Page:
Consumer protection has been a hot button issue in the real estate sector over the past year. Industry marketing practices and cyber security standards have all made national headlines, all while the Consumer Financial Protection Bureau (CFPB) faced controversy and threats of elimination. 

As the newest CFPB Director, Kathy Kraninger, settles into her role, the title industry is waiting to see how her approach will impact real estate sector. The latest Special Report from October Research highlights what’s to come for the CFPB and what the title industry can expect from Kraninger’s education-minded approach. 

The Kraninger Approach

Kraninger has asserted that the bureau’s new focus is prevention-oriented with a strong focus on consumer education rather than enforcement. In this report, October Research gathers reactions from across the real estate sector on Kraninger’s education-minded focus. The sentiments are mixed. 

According to October Research’s interviews, some favor her educational focus, calling it “more measured” than her predecessor, Richard Cordray, who introduced some of the Bureau’s most stringent regulations. Some believe Cordray’s regulations and enforcement were ill-informed and “stretched beyond the interpretation of law.” 

Others believe Kraninger’s new focus leaves the title industry in the dark without enough direction on key issues. According to some, the current rulemaking is fuzzy, and there is concern that the CFPB will not address key issues such as RESPA Section 8 and TRID.  

Even with polarizing views on the new direction of the CFPB, there remain some who are taking the “wait and see” stance, citing the lack of policymaking and enforcement as reasons to hold back on judgement until there’s something on which to rate their satisfaction. 

What Topics Will Make The CFPB Docket? 

When discerning what’s next for the title industry and the CFPB, the general consensus is uncertainty. October Research highlights several interviews with industry stakeholders who are scratching their head when asked to guess which issues Kranginer will tackle. Despite the uncertainty, those in the industry hope Kraninger will address the following issues soon:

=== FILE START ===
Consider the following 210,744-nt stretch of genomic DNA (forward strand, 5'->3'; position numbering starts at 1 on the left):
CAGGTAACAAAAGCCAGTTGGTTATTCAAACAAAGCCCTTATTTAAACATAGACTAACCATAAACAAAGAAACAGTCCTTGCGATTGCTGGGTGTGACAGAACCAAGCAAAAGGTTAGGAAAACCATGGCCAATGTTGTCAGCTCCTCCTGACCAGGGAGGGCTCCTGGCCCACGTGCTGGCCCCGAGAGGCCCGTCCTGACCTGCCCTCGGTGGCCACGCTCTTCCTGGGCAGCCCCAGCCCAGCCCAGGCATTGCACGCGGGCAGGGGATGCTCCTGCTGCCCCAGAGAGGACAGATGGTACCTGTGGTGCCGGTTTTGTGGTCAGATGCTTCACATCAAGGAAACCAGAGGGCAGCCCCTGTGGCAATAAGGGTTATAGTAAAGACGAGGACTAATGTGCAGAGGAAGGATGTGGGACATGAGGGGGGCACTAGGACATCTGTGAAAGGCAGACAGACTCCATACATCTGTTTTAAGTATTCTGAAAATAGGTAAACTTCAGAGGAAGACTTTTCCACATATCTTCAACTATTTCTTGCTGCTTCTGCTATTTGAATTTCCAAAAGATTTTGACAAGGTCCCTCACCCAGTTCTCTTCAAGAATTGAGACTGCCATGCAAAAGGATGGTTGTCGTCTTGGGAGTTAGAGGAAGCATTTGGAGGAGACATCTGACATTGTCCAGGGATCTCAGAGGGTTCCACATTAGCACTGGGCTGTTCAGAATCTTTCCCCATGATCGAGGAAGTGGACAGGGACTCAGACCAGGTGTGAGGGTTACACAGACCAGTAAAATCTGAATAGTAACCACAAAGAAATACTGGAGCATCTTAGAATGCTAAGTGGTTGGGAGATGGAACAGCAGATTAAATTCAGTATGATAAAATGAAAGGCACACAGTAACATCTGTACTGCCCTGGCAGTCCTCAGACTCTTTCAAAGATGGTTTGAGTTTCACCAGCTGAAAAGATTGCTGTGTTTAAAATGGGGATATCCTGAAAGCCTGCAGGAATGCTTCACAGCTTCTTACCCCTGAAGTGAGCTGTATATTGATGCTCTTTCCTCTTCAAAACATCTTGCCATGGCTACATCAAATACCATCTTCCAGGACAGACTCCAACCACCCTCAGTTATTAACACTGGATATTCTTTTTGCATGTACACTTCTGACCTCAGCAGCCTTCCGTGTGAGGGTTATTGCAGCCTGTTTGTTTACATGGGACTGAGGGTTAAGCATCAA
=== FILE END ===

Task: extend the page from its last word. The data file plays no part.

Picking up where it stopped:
• TRID: The mandatory 5 year review of TRID is coming up; however, the topic has not made the list on CFPB’s regulatory agendas. According to October Research’s interviews, many in the title industry are hoping for clarity on TRID in regards to closing disclosures (CDs). ALTA has expressly asked for CFPB to address how title premiums are disclosed on CDs.
  • Home Mortgage Disclosure Act (HMDA): Much like TRID, October Research says many in the title industry believe clarification around HMDA is needed for their lending partners. The latest revisions of HMDA regulations took place two-and-a-half years ago, and some are still unclear on which data is required for compliance in the eyes of the CFPB. The Bureau’s latest proposed changes to HMDA cover threshold adjustments and do not address the expanded data reporting requirements under HMDA. 

What to Expect in the Kraninger Era

Kraninger is taking a less “activist” approach (with heavy enforcement and investigations) and is gearing her efforts toward responding to tangible consumer incident reports and ramping up consumer education efforts. The Wall Street Journal cites that at 2018’s fiscal year end, the CFPB reported a 76% increase in spending on consumer education. Kraninger plans to continue this trend. Whether increased education will protect consumers is still up for debate; Kraninger says the effectiveness of these efforts has not yet been measured. 

To read more about Kraninger’s approach and the industry’s response the CFPB’s new leadership, download the full report From October Research.

Download The Report